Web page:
It wasn’t until Oklahoma City Mayor David Holt said, “I think we can make it work” that the founders saw the Cox Convention Center as a definite possibility in March. Visions of greater economic impact cascaded from there.

Cue the state’s film incentive program that brings money in for Oklahoma jobs. The competitive incentive is capped at $30 million.

There were several keys in developing the incentive, such as the soundstage.

Others included multi-picture deals — a production company brings their people to film at a location for a certain amount of time and then leaves.

On the opposite spectrum, a television series brings their people and stays.

“They’re like a mini business that sets up and runs for years,” Payne said.

As streaming content continues to rise with platforms, like Netflix and Amazon Prime Video, Payne said Prairie Surf is focusing on bringing more of that to Oklahoma City.

While Prairie Surf wants the metro area to be the hub for films in the state, it also wants to push moviemaking out to the rural landscapes Oklahoma has.

The company is working to ensure more jobs with accompanying training are being created for Oklahomans, as well. Most people automatically think of actors, producers and writers when the film industry comes to mind, Payne said.

There are hundreds of others within the field, such as the art department, which employs people who dress the actors, set the stages, cook food for scenes and much more.

“It’s how do we create opportunities for people from different professions to pivot into film,” Payne said.

“Killer of the Flower Moon,” which just wrapped filming in Pawhuska, employed an average of 600 people in 2020. This year, 350 Oklahomans were given jobs on the set.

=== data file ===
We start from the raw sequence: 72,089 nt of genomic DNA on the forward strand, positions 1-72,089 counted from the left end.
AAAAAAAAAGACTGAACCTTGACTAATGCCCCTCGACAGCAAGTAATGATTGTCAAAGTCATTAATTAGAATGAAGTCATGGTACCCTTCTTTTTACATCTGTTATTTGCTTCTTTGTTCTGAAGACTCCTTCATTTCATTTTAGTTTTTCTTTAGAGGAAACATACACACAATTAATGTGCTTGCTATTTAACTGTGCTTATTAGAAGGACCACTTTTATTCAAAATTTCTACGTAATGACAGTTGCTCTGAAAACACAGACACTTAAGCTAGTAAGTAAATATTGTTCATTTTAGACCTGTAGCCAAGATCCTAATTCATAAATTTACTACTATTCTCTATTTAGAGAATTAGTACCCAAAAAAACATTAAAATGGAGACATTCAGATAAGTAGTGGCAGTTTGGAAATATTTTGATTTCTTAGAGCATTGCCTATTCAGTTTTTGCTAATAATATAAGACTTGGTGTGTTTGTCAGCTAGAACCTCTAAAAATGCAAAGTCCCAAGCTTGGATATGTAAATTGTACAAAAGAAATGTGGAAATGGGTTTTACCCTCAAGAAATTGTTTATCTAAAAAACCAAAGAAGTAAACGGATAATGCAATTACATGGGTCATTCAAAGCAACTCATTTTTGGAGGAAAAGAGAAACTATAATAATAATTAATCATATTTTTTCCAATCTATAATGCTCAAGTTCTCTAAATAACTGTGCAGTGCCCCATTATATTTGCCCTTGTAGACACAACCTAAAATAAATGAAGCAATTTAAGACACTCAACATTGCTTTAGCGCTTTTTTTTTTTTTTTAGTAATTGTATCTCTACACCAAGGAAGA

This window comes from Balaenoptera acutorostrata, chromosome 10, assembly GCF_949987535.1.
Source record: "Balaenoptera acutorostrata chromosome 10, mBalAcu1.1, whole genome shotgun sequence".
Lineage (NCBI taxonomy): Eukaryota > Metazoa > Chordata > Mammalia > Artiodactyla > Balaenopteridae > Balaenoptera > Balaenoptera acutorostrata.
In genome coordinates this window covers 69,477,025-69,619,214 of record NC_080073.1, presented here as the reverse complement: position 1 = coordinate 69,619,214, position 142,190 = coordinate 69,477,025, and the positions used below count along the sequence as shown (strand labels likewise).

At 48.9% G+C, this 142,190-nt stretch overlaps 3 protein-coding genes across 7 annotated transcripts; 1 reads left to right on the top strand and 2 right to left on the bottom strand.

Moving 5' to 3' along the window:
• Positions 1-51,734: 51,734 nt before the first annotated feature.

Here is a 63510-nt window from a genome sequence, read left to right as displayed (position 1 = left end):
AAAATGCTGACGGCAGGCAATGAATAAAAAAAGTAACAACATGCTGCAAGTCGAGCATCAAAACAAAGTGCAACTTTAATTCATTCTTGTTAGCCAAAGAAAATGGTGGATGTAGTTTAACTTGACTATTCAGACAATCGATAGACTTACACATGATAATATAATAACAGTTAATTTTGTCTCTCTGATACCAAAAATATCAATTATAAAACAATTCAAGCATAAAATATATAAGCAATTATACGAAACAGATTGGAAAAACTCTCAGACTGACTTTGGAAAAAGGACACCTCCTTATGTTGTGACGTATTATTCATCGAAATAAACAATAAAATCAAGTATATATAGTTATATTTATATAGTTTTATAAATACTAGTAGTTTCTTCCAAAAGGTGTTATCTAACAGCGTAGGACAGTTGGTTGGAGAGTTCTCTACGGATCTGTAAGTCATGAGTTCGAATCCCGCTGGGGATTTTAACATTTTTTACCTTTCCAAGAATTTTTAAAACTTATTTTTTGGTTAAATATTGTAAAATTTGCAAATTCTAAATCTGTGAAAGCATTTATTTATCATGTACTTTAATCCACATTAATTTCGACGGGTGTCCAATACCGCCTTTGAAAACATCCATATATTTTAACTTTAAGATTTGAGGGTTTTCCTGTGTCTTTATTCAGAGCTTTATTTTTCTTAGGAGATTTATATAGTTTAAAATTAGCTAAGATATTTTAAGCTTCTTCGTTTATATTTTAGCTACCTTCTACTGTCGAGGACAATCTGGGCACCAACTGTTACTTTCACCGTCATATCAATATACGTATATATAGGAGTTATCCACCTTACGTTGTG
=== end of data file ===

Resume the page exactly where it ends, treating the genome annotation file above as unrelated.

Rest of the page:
The movie was one of 74 productions in the state throughout the last several years.

To engage with various fields, Payne said Prairie Surf is collaborating with career techs and higher education institutions to incorporate various film-related classes in a myriad of programs. Prairie Surf also works with local recording studio Castle Row.

Along with the employment aspect of the incentive, Payne said people’s return on investment is the boost to local economies, as film crews are spending money in cities throughout the state. Often with the production of series, some crew members will remain in a state and raise their own family, he added.

To accompany its 1.3 million-square-feet, Prairie Surf aims to grow its campus and provide Oklahomans the tools necessary to succeed in filmmaking.

“We want to make sure that not only are we employing people but that we are empowering Oklahoma storytellers,” Payne said.

As Prairie Surf continues to be a launch pad for films and series in the state, it is Payne’s hope that people will see the Oklahoma Standard in all creations.

While dream makers, incentives and employment are important, Sofsky said each community’s infrastructure is significant.

“We need permanent infrastructure built into Mustang and this surrounding community,” she said.

The film office recently developed a film-friendly certified program for communities to receive production exposure.

Those who are interested in learning more about Prairie Surf or the film office can visit

Leave a Comment